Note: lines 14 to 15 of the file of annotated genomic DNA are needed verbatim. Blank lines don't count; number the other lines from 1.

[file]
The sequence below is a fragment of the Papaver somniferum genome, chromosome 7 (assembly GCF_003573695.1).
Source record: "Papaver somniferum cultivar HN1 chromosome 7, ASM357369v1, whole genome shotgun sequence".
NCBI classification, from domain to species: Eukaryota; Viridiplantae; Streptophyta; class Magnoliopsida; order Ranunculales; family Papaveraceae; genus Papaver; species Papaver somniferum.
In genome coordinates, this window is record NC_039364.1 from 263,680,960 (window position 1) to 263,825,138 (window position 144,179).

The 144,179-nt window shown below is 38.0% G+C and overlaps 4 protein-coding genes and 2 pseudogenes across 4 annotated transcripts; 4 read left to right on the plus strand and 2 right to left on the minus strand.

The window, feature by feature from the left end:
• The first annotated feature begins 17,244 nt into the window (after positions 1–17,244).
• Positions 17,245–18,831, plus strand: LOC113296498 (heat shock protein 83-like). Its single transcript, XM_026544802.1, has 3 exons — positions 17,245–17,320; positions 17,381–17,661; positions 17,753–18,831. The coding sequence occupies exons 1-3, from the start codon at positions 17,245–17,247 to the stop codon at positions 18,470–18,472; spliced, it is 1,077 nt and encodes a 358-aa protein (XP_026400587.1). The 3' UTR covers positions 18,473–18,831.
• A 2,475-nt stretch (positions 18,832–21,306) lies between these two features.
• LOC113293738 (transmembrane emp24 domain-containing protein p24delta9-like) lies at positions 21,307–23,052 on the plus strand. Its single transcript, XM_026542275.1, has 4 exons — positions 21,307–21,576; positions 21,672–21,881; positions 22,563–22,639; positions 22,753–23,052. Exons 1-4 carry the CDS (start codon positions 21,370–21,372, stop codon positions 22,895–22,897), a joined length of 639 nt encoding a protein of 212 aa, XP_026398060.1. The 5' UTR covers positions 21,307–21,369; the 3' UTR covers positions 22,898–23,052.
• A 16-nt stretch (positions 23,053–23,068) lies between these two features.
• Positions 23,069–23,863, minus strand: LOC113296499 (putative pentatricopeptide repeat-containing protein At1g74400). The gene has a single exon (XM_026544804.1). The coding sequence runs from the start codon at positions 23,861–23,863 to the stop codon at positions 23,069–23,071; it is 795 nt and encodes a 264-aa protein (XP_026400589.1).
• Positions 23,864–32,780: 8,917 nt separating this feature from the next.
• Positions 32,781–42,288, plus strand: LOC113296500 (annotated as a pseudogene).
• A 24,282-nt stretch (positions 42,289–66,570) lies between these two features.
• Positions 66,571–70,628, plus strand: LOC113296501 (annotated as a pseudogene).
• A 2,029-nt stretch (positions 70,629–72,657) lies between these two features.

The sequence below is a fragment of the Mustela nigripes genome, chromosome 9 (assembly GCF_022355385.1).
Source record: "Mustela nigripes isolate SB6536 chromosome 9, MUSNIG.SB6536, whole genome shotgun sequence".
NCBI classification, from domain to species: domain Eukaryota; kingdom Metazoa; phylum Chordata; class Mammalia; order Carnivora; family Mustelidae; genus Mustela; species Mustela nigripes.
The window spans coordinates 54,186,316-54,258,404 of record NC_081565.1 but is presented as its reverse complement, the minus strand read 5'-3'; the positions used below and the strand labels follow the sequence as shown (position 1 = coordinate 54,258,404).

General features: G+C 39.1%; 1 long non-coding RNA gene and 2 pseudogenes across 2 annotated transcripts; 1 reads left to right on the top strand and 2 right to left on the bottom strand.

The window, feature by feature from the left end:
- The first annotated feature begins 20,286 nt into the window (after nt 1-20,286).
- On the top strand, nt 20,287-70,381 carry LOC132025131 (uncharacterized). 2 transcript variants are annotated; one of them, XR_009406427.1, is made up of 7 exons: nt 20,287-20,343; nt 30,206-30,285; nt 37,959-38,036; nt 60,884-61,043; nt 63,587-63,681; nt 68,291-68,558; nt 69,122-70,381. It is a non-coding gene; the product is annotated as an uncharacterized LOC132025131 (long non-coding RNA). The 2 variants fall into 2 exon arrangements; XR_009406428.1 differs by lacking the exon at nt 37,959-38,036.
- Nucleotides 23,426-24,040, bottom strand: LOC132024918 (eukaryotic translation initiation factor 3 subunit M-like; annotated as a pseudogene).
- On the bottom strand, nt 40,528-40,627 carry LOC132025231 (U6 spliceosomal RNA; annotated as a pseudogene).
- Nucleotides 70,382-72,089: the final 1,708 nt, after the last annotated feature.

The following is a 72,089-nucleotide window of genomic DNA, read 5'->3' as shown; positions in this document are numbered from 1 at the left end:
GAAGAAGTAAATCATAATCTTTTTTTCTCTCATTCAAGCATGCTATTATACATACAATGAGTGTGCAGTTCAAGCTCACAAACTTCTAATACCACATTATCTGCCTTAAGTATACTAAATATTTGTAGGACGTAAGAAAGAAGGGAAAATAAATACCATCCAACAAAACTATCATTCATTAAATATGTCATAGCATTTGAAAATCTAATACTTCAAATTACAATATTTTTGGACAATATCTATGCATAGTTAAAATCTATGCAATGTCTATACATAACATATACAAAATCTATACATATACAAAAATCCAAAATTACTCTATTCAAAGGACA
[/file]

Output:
• Positions 32,781–42,288, plus strand: LOC113296500 (annotated as a pseudogene).
• A 24,282-nt stretch (positions 42,289–66,570) lies between these two features.